Friday, December 8, 2017

Children Challening Industry

CIEC’s Children Challenging Industry programme was initiated by Tom Swan, then Managing Director of Thomas Swan and Co. Ltd. Tom Swan wanted a peripatetic teacher to visit primary schools in County Durham. Joy Parvin (Director, CIEC), then added in the site visits and school staff CPD, to create the CCI programme we have today.  Harry Swan (Tom’s son, now the Managing Director of Thomas Swan), first got involved when attending a CCI summer event, which brought back the memory of his own class visit to his Dad’s company. Meeting children, teachers and colleagues from other chemical companies at this event enabled Harry to appreciate the positive impact of site visits, and how learning about industry changed children’s perceptions of these companies and their relationship with science. Harry is now Chair of CIEC’s Advisory Committee, and plays a key role in encouraging other companies to support CIEC’s activities.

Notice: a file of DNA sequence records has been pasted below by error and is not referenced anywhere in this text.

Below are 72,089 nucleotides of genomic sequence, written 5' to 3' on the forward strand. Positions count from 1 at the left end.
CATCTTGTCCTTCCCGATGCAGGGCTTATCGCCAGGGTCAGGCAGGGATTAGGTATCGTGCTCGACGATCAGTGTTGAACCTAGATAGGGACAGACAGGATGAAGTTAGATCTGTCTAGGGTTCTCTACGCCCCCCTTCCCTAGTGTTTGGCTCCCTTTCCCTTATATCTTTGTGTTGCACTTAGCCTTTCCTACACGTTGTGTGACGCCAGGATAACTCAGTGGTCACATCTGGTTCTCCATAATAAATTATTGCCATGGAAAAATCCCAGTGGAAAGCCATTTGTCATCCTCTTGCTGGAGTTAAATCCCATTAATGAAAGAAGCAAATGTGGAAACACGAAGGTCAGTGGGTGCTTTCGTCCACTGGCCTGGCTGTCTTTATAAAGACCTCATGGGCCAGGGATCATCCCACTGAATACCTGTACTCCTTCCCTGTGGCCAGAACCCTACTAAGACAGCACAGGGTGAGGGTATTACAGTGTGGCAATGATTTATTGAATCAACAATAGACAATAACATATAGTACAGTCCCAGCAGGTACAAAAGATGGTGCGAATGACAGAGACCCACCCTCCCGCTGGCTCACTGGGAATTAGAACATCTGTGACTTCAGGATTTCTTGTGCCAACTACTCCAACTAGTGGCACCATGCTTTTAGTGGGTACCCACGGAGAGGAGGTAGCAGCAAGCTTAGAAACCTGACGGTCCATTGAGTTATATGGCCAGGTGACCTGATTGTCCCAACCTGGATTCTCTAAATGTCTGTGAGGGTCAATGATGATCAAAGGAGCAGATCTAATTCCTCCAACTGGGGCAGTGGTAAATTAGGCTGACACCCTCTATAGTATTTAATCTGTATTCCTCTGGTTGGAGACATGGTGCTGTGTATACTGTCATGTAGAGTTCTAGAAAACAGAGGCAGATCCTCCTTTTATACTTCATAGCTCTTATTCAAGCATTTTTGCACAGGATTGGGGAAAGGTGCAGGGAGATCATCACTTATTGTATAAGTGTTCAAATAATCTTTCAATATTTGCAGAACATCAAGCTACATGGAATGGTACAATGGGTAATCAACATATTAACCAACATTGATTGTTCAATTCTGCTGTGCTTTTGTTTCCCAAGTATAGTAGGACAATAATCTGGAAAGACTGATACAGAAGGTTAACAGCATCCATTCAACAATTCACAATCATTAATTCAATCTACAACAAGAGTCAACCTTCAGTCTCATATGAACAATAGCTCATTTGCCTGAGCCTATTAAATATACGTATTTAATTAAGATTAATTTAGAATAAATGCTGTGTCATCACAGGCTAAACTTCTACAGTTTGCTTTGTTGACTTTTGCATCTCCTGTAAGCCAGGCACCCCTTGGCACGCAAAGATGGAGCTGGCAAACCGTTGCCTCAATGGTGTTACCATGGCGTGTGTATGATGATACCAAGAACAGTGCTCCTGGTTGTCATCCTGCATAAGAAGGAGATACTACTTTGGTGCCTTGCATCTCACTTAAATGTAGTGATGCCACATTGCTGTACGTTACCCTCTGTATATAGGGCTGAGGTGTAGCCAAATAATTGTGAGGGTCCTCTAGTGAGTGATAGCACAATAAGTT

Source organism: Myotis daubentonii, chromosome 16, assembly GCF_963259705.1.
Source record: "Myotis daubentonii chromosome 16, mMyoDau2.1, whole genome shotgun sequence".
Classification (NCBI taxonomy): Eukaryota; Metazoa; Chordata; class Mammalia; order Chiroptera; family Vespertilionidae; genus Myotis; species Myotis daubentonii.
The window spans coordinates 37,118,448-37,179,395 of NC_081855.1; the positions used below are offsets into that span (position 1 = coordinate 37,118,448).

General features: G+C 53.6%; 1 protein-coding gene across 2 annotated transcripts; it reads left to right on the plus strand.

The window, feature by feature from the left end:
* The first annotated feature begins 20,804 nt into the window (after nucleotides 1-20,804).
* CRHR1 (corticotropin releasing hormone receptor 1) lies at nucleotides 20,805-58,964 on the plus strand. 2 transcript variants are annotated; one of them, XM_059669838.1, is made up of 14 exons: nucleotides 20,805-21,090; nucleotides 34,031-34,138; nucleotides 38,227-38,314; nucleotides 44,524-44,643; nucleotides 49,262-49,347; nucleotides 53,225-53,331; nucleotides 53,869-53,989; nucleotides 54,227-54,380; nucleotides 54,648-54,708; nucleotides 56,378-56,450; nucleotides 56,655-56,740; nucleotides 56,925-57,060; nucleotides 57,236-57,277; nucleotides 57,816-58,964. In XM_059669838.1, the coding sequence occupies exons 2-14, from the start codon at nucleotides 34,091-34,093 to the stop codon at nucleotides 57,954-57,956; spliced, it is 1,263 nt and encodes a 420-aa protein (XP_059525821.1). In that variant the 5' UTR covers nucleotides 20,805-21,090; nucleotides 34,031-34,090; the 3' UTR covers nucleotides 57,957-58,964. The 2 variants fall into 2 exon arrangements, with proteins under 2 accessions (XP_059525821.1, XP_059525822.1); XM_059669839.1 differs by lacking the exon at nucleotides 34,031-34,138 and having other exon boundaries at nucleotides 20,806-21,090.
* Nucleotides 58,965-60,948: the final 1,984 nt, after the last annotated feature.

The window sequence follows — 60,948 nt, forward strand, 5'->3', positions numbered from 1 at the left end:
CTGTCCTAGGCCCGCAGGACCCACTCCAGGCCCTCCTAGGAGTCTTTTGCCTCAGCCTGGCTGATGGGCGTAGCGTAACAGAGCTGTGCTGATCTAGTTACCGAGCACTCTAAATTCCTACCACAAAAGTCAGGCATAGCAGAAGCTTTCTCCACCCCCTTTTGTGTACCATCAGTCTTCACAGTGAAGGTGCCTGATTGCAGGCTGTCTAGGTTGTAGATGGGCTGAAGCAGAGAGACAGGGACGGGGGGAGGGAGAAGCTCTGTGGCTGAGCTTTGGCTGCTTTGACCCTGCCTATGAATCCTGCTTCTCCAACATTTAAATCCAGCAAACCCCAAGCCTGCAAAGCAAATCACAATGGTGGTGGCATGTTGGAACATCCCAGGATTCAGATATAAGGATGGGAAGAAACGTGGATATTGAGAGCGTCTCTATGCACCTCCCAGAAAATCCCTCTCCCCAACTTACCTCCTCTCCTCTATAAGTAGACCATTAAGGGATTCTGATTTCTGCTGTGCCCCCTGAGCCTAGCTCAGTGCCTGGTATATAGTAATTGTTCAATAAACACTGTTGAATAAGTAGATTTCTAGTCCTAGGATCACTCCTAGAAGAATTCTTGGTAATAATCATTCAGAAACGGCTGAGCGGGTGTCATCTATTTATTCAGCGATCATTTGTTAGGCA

Pupils are fascinated during a demonstration at Johnson Matthey

Johnson Matthey in Billingham have been hosting school visits since 2002. During that time, they have welcomed more than 1500 children to their site, with over 300 of these visiting in the last 12 months alone.  The Johnson Matthey site in Royston hosts an additional 6 site visits annually and sends ambassadors into a further 4 schools each year.  These opportunities to interact and engage with the children are not only an opportunity to promote awareness of Johnson Matthey but also a chance to encourage the next generation of scientists and engineers. The feedback from pupils and teachers has been excellent and has prompted yet more schools to enquire about participating in the programme.